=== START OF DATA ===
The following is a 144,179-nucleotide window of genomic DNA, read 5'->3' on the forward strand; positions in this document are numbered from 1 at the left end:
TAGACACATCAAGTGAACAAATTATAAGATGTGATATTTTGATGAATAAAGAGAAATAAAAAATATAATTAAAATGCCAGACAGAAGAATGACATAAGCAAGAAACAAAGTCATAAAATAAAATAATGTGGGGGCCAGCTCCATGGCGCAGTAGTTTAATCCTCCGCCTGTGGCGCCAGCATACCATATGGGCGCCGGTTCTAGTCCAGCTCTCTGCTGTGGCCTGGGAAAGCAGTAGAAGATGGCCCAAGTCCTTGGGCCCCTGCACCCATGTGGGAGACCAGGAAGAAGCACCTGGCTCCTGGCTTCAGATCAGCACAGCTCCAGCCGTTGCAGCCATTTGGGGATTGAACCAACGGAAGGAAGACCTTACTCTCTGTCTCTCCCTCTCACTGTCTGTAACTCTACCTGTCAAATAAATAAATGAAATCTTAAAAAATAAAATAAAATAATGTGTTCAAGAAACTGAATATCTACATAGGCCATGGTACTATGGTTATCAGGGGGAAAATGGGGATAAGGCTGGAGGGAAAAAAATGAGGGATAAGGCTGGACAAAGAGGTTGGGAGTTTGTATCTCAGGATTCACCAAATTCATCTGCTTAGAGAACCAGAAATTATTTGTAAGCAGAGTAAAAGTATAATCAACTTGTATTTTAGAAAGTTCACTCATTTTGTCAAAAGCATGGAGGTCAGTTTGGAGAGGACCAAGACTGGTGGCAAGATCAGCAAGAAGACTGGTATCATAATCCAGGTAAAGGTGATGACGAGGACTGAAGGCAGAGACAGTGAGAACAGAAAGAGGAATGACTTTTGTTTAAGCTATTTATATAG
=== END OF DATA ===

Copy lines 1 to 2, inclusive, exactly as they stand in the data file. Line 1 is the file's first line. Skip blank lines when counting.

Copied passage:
The following is a 144,179-nucleotide window of genomic DNA, read 5'->3' on the forward strand; positions in this document are numbered from 1 at the left end:
TAGACACATCAAGTGAACAAATTATAAGATGTGATATTTTGATGAATAAAGAGAAATAAAAAATATAATTAAAATGCCAGACAGAAGAATGACATAAGCAAGAAACAAAGTCATAAAATAAAATAATGTGGGGGCCAGCTCCATGGCGCAGTAGTTTAATCCTCCGCCTGTGGCGCCAGCATACCATATGGGCGCCGGTTCTAGTCCAGCTCTCTGCTGTGGCCTGGGAAAGCAGTAGAAGATGGCCCAAGTCCTTGGGCCCCTGCACCCATGTGGGAGACCAGGAAGAAGCACCTGGCTCCTGGCTTCAGATCAGCACAGCTCCAGCCGTTGCAGCCATTTGGGGATTGAACCAACGGAAGGAAGACCTTACTCTCTGTCTCTCCCTCTCACTGTCTGTAACTCTACCTGTCAAATAAATAAATGAAATCTTAAAAAATAAAATAAAATAATGTGTTCAAGAAACTGAATATCTACATAGGCCATGGTACTATGGTTATCAGGGGGAAAATGGGGATAAGGCTGGAGGGAAAAAAATGAGGGATAAGGCTGGACAAAGAGGTTGGGAGTTTGTATCTCAGGATTCACCAAATTCATCTGCTTAGAGAACCAGAAATTATTTGTAAGCAGAGTAAAAGTATAATCAACTTGTATTTTAGAAAGTTCACTCATTTTGTCAAAAGCATGGAGGTCAGTTTGGAGAGGACCAAGACTGGTGGCAAGATCAGCAAGAAGACTGGTATCATAATCCAGGTAAAGGTGATGACGAGGACTGAAGGCAGAGACAGTGAGAACAGAAAGAGGAATGACTTTTGTTTAAGCTATTTATATAG